Connie is a former reporter and host of the arts series State of the Artist for 89.5 WNIJ, the NPR station for northern Illinois. Prior to that, she was the editor of The Rockford Review and president for Rockford Writers’ Guild. Now she works as the music and comedy director for Naked Angels Tuesdays@9 Chicago where she is also a contributing playwright. She also works at Chicago Dramatists either teaching Radio Play & Podcast Production, moderating First Draft or creating special podcasts like this:

Connie interviews Carson Grace Becker, Jean Gottlieb, Omar Fernandez, Siena Marilyn Ledger, Hayley Procacci, Peter Wilde, Clare Wols, Heather Minges Wols.

Jesse is an actor, lighting designer, director and audio / video specialist. He regularly attends Naked Angels Tuesdays@9 as an actor and recently appeared in Chicago Dramatists Scene Shop classes and St. Patrick’s Day 48-Hour Play Festival.

Now that their kids are older (one in middle school and three in high school), the family works together on Rockford Fringe because it’s (mostly) fun and they want to give back to the community that has given so much to them.


Evan Rusmisal, Max Saladar, Devon McIntyre, Nathan Sill and Benjamin Sill at the Rockford Fringe

After meeting with a lawyer and a community advocate; consulting with friends and colleagues; observing other fringe festivals and theatrical productions; speaking at Rockford’s City Council; reading two books about starting nonprofit corporations; and conducting online research, Connie and Jesse have officially established the Rockford Fringe as an unincorporated nonprofit association. In its simplest terms, that’s when two or more people gather to provide a service to the public for a reason other than making a profit.

The Kuntzes have been “gathering to provide a service to the public for a reason other than making a profit” for more than 15 years. But in March of 2022, the City of Rockford sponsored a “Forward for Fun” initiative. Members of the public were invited to apply for a grant and use the money to create a fun event in their neighborhood. Connie applied and won a $3,000 grant and the Rockford Fringe was borne.

The money allowed the Kuntzes to:

  • rent two portable toilets and a hand-washing station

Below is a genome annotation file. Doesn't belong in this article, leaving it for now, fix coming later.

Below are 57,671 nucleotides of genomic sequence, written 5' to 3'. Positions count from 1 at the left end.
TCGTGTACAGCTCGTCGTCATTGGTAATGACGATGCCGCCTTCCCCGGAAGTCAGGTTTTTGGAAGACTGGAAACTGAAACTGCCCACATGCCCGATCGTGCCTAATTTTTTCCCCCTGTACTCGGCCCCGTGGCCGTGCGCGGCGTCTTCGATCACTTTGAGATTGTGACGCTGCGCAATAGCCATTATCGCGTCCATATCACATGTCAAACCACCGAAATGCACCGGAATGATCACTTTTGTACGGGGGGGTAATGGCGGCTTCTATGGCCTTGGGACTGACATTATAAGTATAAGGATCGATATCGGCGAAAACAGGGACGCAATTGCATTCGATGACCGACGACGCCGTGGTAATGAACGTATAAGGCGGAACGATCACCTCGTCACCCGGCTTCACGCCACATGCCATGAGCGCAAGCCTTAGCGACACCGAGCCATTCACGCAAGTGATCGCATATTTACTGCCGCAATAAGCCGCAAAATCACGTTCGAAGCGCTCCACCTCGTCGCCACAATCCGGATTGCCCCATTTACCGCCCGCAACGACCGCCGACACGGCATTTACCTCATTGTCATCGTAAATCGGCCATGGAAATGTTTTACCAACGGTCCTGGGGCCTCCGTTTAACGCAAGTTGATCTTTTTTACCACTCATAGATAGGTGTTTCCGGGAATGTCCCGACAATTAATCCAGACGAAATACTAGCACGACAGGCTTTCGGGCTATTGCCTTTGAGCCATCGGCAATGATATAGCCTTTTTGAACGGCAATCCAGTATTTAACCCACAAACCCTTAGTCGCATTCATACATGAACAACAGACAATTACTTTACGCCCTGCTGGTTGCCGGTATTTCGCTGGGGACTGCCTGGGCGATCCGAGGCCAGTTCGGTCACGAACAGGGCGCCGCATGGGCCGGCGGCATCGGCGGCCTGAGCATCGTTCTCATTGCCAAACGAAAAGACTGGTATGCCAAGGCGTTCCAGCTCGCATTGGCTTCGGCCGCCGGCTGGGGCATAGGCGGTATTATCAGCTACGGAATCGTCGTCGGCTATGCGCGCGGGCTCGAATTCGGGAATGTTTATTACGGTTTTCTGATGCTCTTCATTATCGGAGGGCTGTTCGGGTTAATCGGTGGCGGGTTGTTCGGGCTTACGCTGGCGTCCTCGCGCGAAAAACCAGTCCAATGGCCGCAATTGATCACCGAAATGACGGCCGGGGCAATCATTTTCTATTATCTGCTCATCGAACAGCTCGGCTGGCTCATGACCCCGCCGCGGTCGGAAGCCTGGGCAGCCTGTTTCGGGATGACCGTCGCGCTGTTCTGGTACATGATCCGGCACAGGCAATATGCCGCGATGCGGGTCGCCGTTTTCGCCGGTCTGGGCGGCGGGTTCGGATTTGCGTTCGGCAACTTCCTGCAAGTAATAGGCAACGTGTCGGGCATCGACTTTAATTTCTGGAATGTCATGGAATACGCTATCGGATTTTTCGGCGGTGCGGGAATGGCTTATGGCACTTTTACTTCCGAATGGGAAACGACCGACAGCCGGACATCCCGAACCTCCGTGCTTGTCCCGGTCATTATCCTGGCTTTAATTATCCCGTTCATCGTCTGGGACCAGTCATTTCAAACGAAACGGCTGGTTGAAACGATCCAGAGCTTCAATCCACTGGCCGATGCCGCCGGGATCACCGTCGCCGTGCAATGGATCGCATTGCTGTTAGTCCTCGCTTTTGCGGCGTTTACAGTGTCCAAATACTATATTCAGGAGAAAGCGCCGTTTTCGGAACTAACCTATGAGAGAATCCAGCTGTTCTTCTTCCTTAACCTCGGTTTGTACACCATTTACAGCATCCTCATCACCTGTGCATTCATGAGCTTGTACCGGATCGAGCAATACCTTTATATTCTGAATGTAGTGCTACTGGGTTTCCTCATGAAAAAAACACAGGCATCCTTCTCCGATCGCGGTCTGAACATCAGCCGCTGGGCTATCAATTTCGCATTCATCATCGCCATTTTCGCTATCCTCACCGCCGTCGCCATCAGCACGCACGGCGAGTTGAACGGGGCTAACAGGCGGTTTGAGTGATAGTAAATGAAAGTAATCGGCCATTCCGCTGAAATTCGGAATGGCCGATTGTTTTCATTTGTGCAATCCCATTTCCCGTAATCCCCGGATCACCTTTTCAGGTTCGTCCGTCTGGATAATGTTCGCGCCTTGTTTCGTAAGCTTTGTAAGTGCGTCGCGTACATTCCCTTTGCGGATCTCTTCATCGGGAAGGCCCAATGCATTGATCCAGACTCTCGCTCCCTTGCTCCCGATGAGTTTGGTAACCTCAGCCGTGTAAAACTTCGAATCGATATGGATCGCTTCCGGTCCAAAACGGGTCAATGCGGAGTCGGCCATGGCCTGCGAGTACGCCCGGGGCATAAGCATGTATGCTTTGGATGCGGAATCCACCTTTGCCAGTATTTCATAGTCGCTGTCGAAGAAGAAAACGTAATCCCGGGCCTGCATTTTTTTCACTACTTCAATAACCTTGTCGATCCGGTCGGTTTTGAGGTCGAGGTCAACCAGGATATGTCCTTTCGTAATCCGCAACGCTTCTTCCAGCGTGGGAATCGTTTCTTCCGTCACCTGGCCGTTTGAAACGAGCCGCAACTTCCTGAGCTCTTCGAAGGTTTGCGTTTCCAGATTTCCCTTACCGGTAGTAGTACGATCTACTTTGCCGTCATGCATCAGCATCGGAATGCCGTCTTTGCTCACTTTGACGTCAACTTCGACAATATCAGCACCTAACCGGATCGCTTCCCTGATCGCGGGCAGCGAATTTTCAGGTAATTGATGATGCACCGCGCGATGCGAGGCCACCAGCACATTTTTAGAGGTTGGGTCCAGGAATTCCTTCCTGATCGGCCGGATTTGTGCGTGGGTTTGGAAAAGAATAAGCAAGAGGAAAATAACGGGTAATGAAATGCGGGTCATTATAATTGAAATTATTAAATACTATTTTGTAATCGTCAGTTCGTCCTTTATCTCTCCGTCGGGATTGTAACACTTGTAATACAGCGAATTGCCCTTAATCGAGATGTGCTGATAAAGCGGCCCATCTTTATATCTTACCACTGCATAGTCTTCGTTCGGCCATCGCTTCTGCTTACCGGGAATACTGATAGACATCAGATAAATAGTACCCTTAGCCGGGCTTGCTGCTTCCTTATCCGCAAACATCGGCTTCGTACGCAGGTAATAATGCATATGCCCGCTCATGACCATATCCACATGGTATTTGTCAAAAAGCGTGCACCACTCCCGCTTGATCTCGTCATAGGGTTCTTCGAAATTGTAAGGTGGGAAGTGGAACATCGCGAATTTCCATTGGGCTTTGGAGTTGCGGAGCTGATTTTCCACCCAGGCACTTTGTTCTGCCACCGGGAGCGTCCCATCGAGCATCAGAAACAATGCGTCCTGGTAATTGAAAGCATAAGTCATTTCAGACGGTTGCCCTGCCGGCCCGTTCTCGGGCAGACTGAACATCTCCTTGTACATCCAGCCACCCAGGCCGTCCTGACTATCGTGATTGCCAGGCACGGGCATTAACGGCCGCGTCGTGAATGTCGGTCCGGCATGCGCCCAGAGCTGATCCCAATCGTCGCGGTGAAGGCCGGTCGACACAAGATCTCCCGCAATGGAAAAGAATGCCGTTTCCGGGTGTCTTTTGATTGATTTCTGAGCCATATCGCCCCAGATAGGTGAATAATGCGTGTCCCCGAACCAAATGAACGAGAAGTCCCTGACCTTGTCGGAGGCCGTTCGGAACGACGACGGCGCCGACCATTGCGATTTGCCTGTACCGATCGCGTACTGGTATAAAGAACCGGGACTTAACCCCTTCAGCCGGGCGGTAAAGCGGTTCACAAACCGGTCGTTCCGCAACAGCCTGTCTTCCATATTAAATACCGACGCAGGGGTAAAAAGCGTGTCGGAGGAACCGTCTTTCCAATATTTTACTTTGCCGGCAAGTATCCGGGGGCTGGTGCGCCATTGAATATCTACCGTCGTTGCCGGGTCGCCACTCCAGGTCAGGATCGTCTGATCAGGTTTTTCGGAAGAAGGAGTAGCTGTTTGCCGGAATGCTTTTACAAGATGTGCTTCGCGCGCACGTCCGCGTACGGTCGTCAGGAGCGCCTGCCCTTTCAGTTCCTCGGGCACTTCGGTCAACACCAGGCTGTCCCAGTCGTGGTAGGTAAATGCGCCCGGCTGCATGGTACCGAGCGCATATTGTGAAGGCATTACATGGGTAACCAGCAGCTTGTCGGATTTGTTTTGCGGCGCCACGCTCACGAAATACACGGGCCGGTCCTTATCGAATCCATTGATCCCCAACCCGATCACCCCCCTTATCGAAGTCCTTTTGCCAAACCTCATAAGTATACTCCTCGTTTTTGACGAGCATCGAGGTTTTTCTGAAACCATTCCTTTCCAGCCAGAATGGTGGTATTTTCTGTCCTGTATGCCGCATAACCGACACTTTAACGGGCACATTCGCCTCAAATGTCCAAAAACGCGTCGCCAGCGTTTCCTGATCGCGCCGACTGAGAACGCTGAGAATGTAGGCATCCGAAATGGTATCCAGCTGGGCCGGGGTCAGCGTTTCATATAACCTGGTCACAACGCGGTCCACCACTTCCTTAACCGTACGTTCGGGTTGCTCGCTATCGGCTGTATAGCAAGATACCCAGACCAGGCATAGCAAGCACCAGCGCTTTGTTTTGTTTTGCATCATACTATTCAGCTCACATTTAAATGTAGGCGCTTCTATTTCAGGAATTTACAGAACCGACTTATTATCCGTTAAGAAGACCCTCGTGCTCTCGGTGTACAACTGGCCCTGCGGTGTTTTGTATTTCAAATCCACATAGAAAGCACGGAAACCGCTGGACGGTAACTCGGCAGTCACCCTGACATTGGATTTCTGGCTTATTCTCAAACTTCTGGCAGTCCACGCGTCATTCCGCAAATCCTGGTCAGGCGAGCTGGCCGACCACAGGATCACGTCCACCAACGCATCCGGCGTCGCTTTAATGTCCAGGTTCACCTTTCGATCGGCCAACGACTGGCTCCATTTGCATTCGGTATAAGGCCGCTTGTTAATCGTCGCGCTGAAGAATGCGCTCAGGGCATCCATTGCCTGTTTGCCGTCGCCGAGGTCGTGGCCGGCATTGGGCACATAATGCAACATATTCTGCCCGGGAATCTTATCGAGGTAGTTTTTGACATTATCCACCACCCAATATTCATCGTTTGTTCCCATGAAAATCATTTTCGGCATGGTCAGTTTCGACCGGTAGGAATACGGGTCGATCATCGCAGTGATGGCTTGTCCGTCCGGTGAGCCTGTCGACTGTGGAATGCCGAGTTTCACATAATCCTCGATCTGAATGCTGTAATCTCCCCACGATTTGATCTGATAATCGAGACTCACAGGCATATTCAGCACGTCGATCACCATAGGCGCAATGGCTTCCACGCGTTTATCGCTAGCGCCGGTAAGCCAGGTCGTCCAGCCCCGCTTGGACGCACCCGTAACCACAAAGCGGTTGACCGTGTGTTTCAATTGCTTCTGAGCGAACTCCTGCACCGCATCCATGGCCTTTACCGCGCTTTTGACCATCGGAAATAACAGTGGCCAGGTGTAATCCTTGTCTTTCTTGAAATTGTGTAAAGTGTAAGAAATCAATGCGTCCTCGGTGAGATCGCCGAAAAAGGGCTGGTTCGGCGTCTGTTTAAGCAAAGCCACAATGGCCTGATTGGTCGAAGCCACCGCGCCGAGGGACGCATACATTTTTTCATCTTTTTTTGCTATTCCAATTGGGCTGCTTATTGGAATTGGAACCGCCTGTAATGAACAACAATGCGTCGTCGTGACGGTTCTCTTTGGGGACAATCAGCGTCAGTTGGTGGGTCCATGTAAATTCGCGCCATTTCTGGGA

• build a safe, sturdy stage
  • rent a generator and microphones
  • purchase two shade tents
  • pay for marketing, advertisement and a mailing

Connie and Jesse donated the rest, along with their time and talent. They launched a strong social media campaign and the Rockford Fringe Podcast. The Rockford Park District contributed picnic tables and garbage cans and Rockford Writers’ Guild was the official sponsor. All of that dedication, support and collaboration — along with a stellar lineup of talent — drew more than 100 people to a park that is usually empty.

Most members of the audience were from the Rockford region and Chicago, but visitors also drove in from Wisconsin, Minnesota and Michigan. One long-distance couple who had been meeting online said they chose to meet in person for the first time at the Rockford Fringe.

Spoken word artist and author Aubs.

Rockford’s 3rd Ward alderman, Chad Tuneberg, usually seen in a suit and tie, surprised us all when he rode up on his motorcycle wearing a t-shirt, jeans, shades and a smile. Moments later, he delivered spontaneous, uniting remarks to the audience.

Third Ward Alderman Chad Tuneberg

A couple months later, Alderman Tuneberg gave the Rockford Fringe a lovely shout out in the Churchill’s Grove newsletter. We appreciate the support because it helps us build trust with the public!

The Rockford Fringe provides a safe space to perform or see original performances. Just as every performer brought something inspiring and exciting to the Rockford Fringe, so did every audience member!

Sam Kuntz, Nathan Sill and Max Saladar of SigFreed Parkour, Jocelyn Kuntz

Onstage, there was an eclectic mix of performances of theatre, radio plays, comedy songs, spoken word, dance, stretch and parkour. Artists came from Rockford, Rock Island, Beloit, Freeport, Chicago and Minneapolis.

Dancer Emily Klonicki and her e-bike after an early morning rehearsal

We are grateful for the media who covered the Rockford Fringe, especially Jake from Rockford Buzz, WTVO and Yvonne Boose with 89.5 WNIJ, the NPR station for northern Illinois.

The success and positive feedback from the community informed and inspired Connie and Jesse to create more events under the umbrella of Rockford Fringe. It is their hope that this simple name will help more people embrace the fully human outdoor experience that is the Rockford Fringe.

Fringe Festival Gallery

SigFreed Parkour — Photo by LaurA Force! Scruggs

Thank you for taking the time to read about the #RockfordFringe. We hope you join us at an event soon, either onstage or in the audience. Until then, stay up to date by following us on Facebook, Twitter and Instagram or listen to Rockford Fringe Podcast on Apple, Anchor or Spotify Podcasts.

Video trailer for Winter Solstice Poetry Caroling.